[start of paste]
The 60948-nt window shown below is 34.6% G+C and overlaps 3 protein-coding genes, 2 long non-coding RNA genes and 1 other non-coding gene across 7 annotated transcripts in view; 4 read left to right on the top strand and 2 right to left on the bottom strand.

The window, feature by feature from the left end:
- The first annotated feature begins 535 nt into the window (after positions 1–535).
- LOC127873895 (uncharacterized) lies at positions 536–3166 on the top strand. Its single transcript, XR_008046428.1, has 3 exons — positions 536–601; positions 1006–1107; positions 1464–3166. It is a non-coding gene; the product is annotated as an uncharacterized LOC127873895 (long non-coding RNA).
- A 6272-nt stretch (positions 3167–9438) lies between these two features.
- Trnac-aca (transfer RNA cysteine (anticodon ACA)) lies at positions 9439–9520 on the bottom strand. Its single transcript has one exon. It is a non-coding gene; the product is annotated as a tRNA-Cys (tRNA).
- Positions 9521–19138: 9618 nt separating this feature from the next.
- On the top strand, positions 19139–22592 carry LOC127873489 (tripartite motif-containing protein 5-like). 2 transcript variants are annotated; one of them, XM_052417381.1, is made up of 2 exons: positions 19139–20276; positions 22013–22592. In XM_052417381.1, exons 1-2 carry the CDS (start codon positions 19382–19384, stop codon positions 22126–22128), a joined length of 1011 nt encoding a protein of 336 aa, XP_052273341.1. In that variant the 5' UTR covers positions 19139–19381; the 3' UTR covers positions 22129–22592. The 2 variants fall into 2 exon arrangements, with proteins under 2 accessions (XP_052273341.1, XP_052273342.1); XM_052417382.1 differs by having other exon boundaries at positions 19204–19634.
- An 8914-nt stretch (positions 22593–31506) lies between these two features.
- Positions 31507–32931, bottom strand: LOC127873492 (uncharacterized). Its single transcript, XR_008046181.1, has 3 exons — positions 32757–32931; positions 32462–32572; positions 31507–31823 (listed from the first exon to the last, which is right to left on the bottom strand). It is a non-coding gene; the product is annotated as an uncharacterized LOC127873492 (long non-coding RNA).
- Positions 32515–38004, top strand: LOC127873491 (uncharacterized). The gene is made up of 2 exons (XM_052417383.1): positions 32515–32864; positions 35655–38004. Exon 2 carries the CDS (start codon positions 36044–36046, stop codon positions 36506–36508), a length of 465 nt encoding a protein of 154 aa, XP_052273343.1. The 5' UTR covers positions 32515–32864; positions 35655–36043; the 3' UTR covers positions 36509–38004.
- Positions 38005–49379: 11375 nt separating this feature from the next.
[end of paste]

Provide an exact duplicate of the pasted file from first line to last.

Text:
The 60948-nt window shown below is 34.6% G+C and overlaps 3 protein-coding genes, 2 long non-coding RNA genes and 1 other non-coding gene across 7 annotated transcripts in view; 4 read left to right on the top strand and 2 right to left on the bottom strand.

The window, feature by feature from the left end:
- The first annotated feature begins 535 nt into the window (after positions 1–535).
- LOC127873895 (uncharacterized) lies at positions 536–3166 on the top strand. Its single transcript, XR_008046428.1, has 3 exons — positions 536–601; positions 1006–1107; positions 1464–3166. It is a non-coding gene; the product is annotated as an uncharacterized LOC127873895 (long non-coding RNA).
- A 6272-nt stretch (positions 3167–9438) lies between these two features.
- Trnac-aca (transfer RNA cysteine (anticodon ACA)) lies at positions 9439–9520 on the bottom strand. Its single transcript has one exon. It is a non-coding gene; the product is annotated as a tRNA-Cys (tRNA).
- Positions 9521–19138: 9618 nt separating this feature from the next.
- On the top strand, positions 19139–22592 carry LOC127873489 (tripartite motif-containing protein 5-like). 2 transcript variants are annotated; one of them, XM_052417381.1, is made up of 2 exons: positions 19139–20276; positions 22013–22592. In XM_052417381.1, exons 1-2 carry the CDS (start codon positions 19382–19384, stop codon positions 22126–22128), a joined length of 1011 nt encoding a protein of 336 aa, XP_052273341.1. In that variant the 5' UTR covers positions 19139–19381; the 3' UTR covers positions 22129–22592. The 2 variants fall into 2 exon arrangements, with proteins under 2 accessions (XP_052273341.1, XP_052273342.1); XM_052417382.1 differs by having other exon boundaries at positions 19204–19634.
- An 8914-nt stretch (positions 22593–31506) lies between these two features.
- Positions 31507–32931, bottom strand: LOC127873492 (uncharacterized). Its single transcript, XR_008046181.1, has 3 exons — positions 32757–32931; positions 32462–32572; positions 31507–31823 (listed from the first exon to the last, which is right to left on the bottom strand). It is a non-coding gene; the product is annotated as an uncharacterized LOC127873492 (long non-coding RNA).
- Positions 32515–38004, top strand: LOC127873491 (uncharacterized). The gene is made up of 2 exons (XM_052417383.1): positions 32515–32864; positions 35655–38004. Exon 2 carries the CDS (start codon positions 36044–36046, stop codon positions 36506–36508), a length of 465 nt encoding a protein of 154 aa, XP_052273343.1. The 5' UTR covers positions 32515–32864; positions 35655–36043; the 3' UTR covers positions 36509–38004.
- Positions 38005–49379: 11375 nt separating this feature from the next.